Text URF (TURF) Specification

Author
Garret Wilson (GlobalMentor, Inc.)
Version
Draft 2019-01-21

Introduction

TURF is the text interchange format for URF. TURF emphasizes terseness and consistency while maintaining human readability, with a preference for using symbols from existing interchange formats such as JSON and programming languages such as Java and C#. TURF has several useful properties, including:

Conventions Used in this Document

The key words “must”, “must not”, “required”, “shall”, “shall not”, “should”, “should not”, “recommended”, “may”, and “optional” in this document are to be interpreted as described in RFC 2119. Parts of this specification marked as notes and annotations are non-normative.

Internet Media Type

The Internet media type (RFC 2046, RFC 6657) of a TURF document shall be text/urf and must be encoded in UTF-8, UTF-16, or UTF-32. A TURF document must not begin with a byte order mark (BOM) or UTF-8 signature. If encoded in any encoding other than UTF-8, a TURF document must begin with a TURF signature.

TURF differs from general RFC 2046 text media types in the following:

For any application-specific URF data encoded as TURF should be represented as application/applicationName+turf to allow the data to be recognized as such, where applicationName is the application-specific identifier for the URF information.

Document

A TURF document encodes an URF instance (TODO reference URF) as one or more graphs of resources representing URF statements. A TURF document may be contain no resource representations, in which case it representing no URF statements.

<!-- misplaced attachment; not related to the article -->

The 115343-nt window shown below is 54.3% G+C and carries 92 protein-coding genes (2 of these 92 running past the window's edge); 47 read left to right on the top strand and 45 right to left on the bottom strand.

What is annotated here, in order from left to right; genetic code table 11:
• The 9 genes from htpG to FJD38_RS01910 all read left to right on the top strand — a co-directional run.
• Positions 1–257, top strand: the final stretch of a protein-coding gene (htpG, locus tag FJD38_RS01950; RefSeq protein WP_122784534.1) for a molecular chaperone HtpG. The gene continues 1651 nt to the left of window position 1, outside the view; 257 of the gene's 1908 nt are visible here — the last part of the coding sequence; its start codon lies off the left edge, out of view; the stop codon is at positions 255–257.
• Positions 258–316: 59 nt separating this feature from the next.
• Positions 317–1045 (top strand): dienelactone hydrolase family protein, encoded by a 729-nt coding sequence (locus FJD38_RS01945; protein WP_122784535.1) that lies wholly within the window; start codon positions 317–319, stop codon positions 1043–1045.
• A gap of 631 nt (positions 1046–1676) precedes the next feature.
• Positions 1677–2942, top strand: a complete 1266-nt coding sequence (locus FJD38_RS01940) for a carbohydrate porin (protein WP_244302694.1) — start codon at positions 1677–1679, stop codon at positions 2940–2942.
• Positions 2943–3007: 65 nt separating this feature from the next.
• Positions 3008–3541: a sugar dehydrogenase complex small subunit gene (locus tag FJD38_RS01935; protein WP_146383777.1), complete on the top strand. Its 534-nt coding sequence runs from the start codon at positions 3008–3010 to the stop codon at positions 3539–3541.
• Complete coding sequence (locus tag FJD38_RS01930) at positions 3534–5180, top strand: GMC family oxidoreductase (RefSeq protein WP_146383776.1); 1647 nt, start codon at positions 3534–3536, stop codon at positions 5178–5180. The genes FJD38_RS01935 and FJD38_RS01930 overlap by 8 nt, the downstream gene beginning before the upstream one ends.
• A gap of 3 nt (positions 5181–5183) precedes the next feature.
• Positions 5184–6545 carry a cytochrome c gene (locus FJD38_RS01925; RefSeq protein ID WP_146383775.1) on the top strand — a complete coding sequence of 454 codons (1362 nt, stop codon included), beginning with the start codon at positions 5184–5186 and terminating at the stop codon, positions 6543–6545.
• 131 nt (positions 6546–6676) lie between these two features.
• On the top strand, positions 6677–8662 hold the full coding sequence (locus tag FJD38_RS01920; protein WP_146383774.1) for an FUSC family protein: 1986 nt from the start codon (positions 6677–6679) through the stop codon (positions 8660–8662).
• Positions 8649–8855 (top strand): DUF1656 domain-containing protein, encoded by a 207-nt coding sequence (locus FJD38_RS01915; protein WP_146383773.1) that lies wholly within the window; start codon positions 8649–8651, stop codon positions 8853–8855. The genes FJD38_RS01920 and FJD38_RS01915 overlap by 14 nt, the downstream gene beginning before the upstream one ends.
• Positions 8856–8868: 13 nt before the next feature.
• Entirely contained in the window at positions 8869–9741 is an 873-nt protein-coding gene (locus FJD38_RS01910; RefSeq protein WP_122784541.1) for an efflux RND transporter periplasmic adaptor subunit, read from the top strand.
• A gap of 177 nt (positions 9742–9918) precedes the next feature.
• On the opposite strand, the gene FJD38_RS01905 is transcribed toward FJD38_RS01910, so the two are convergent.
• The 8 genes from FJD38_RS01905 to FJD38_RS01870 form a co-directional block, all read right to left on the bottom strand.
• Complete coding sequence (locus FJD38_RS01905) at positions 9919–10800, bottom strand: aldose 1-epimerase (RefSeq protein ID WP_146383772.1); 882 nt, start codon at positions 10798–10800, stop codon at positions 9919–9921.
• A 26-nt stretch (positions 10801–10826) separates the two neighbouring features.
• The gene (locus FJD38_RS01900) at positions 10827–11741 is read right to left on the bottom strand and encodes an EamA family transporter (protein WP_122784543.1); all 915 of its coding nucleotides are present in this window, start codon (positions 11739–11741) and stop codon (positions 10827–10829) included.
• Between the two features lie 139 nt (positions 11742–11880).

Syntax

The production rules in this specification reference and build upon those already defined in URF

Whitespace

TURF consider the following characters as whitespace, including characters in the Unicode Space_Separator (Zs) category.

Line Endings

TURF recognizes both the CARRIAGE RETURN (CR) character (U+000D), the LINE FEED (LF) character (U+000A), and any Unicode Line_Separator (Zl) or Paragraph_Separator (Zp) character as marking the end of a line. A TURF parser must behave as if every CRLF sequence as well as every CR not followed by a LF were normalized to a single LF. A TURF serializer should use the conventional line ending sequence supported by the platform on which it is running if that sequence is allowed by this specification.

Comments

Line Comments

A line comment may appear before the end of any line. A line comment begins with the EXCLAMATION MARK character ! (U+0021) and proceeds to the next line ending character.

Filler

The comments and whitespace that may appear between some structures is referred to as filler, indicated in this specification using the MIDDLE DOT character ·.

Line Breaks

A line break is any end of line surrounded on either side by filler.